Maori and Pakeha worldviews and spirituality

The roots of Māori spirituality lie deep in their ancestral heritage. It is something they share with all Polynesian peoples, but it goes even further back in time to include all Austronesian peoples.

The roots of Maori spirituality lie deep in their ancestral heritage. It is something they share with all Polynesian peoples, but it goes even further back in time to include all Austronesian peoples.

The Austronesian family extends from Taiwan in the north to Easter Island in the east, New Zealand in the south and Madagascar in the west (but excluding Australia and inland peoples of Papua New Guinea). This great family share historically related languages and cultures.

Religion in Austronesian societies is not separate from the rest of culture. It has been referred to as an ‘implicit religion’ in that it permeates the whole culture. In recent centuries these cultures have embraced Hinduism, Islam and Christianity but always bringing their distinctive spiritual attitudes to their new faiths.

These spiritual attitudes lie deep in their respective worldviews. These are difficult to describe because they lie more at the subconscious levels of experience and show themselves most immediately in the works of the imagination, in the mythologies, arts and religious life of populations. It is in their imaginative life that communities create the metaphors by which they represent their world.

Identifying a generalised New Zealand Pakeha worldview is made difficult by the complexity of Pakeha society and its shallow historical roots in this land. Nevertheless it does reflect something of European cultural history before colonisation.

Perhaps most significant is the influence of the philosopher Rene Descartes on European thought. His rationalism, his splitting of mind and body as well as his emphasis on the thinking individual (‘I think therefore I am’) as defining the human person, underpin the analytical way westerners continue to think about their world and their place in it. As well as Descartes there are ideas derived from the 18th century Age of Enlightenment such as secularism, positivism and utilitarianism which were imported uncritically into the young colony and have become the foundations of our public culture.

No one is an island

All this contrasts markedly with the way Maori view the world. For one thing the western ideal of the isolable individual as a free agent is antithetical to Maori social values. No person stands alone. Somewhere there is a group to which the person belongs, from which he/she derives a meaningful identity and without which there is no sense of wholeness.

Similarly the soul and body remain integral in the consciousness of the Maori person. Furthermore Maori are imbued with a deep sense of the sacred in ordinary everyday life, and the spiritual touches life in all its dimensions. Such a view does not recognise the binary categories of sacred and secular.

The late Rev Maori Marsden, a notable Maori theologian, observed how Maori conceive of the universe as a two-world system ‘in which the material proceeds from the spiritual and the spiritual (which is the higher order) interpenetrates the material physical world of Te Ao Marama.’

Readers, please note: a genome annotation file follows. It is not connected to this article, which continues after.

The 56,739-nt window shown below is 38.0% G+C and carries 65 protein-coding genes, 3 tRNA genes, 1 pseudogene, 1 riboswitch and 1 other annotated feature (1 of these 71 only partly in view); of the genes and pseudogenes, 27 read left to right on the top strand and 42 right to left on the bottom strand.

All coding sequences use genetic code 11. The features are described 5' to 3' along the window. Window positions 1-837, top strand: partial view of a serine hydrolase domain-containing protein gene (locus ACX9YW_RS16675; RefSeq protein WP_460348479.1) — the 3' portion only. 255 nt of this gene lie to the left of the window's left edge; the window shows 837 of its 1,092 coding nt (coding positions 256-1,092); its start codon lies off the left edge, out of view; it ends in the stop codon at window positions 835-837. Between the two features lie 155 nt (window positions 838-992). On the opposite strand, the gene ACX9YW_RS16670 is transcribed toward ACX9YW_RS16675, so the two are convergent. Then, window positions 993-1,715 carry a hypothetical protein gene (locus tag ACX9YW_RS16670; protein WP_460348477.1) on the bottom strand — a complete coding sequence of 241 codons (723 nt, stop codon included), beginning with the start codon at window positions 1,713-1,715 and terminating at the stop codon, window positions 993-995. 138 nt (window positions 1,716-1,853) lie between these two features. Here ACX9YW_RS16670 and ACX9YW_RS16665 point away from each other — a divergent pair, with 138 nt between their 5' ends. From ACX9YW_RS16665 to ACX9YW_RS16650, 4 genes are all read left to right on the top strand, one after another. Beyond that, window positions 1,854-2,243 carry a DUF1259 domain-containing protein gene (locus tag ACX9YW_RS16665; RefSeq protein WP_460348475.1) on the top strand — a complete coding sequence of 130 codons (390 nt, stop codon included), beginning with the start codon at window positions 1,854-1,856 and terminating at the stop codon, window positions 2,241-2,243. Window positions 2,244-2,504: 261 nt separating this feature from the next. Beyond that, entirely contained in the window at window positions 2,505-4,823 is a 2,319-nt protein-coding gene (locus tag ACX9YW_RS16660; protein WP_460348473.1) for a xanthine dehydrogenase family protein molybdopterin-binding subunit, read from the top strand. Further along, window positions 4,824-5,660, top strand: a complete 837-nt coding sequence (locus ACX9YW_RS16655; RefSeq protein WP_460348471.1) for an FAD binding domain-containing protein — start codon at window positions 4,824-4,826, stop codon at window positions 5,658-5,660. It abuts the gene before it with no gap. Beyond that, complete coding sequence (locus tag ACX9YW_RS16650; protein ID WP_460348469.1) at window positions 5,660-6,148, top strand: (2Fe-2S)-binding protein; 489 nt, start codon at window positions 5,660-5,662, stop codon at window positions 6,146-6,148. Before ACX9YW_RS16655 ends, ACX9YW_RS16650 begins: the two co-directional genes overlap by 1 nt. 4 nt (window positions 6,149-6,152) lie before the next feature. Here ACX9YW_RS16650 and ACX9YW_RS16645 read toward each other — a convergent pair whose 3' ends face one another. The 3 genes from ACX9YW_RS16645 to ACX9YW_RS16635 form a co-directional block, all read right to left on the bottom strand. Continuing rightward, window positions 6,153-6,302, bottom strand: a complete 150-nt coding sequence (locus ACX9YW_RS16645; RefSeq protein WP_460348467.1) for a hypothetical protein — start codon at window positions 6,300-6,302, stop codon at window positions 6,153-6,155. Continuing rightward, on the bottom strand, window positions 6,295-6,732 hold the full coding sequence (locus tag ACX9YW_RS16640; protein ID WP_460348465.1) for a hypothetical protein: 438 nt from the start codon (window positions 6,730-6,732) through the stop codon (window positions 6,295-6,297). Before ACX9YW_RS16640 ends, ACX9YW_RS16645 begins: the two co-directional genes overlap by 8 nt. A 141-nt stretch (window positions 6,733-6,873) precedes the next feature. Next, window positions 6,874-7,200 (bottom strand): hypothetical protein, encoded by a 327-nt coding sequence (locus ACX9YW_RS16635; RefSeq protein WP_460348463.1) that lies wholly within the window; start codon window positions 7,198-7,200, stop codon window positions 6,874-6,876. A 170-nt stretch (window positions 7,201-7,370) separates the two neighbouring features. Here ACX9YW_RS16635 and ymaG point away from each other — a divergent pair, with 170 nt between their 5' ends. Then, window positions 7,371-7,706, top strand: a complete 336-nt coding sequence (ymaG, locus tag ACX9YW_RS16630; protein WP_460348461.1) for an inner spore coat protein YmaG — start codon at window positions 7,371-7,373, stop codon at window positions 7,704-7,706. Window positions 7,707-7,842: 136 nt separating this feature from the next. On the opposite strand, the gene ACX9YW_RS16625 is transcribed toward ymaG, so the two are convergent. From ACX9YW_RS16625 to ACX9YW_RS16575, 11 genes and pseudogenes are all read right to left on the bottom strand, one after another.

He concluded ‘that while the Maori thought of the physical sphere as subject to natural laws, these could be affected, modified and even changed by the application of the higher laws of the spiritual order.’

He is saying that the Maori reality is rooted in the physical and the metaphysical, the spiritual and the material, and both must be considered when change and development are contemplated.

Conflicts explained

With such sharply contrasting views of reality it is not surprising that conflicts should arise between Maori and Pakeha in the public domain. The Maori sense of the sacred challenges the secular culture of Pakeha New Zealand more forcefully than do the Christian churches.

There is frequent conflict between Maori communities and local authorities over the use of land considered wahi tapu, or sacred. These are often old burial sites or places associated with mythical guardians (taniwha, kaitiaki). Instead of dismissing taniwha as irrational Maori superstition they are best understood as a way of talking about metaphysical realities not recognised in Pakeha public discourse. They are ways of reminding us all that development is not solely a material matter.

The South African theologian David Bosch once contrasted differences between Old Testament Hebrews and primitive Christian attitudes towards God with later Christian thought influenced by Greek philosophy. In his view the God of history gave way to a metaphysical God, and rational knowledge became more real than knowledge from experience. It became more important to reflect on God’s nature than on the relationship in which people stood to him, ‘and the abstract idea became more real than the historical’.

In a general way Maori culture differs from Pakeha in the importance it attaches to history (as the deeds of the ancestors) as opposed to the Pakeha concern for progress, and event, requiring interpretation, as distinct from event requiring rational explanation.

There is also a strong sense of the imminence of the divine in the world contrasting with the human-centred rational universe of the Pakeha.

In these ways Maori worldviews and their concomitant spiritualities are more reminiscent of the Hebrews of the Old Testament whereas Pakeha worldviews show their roots as springing from the Greeks.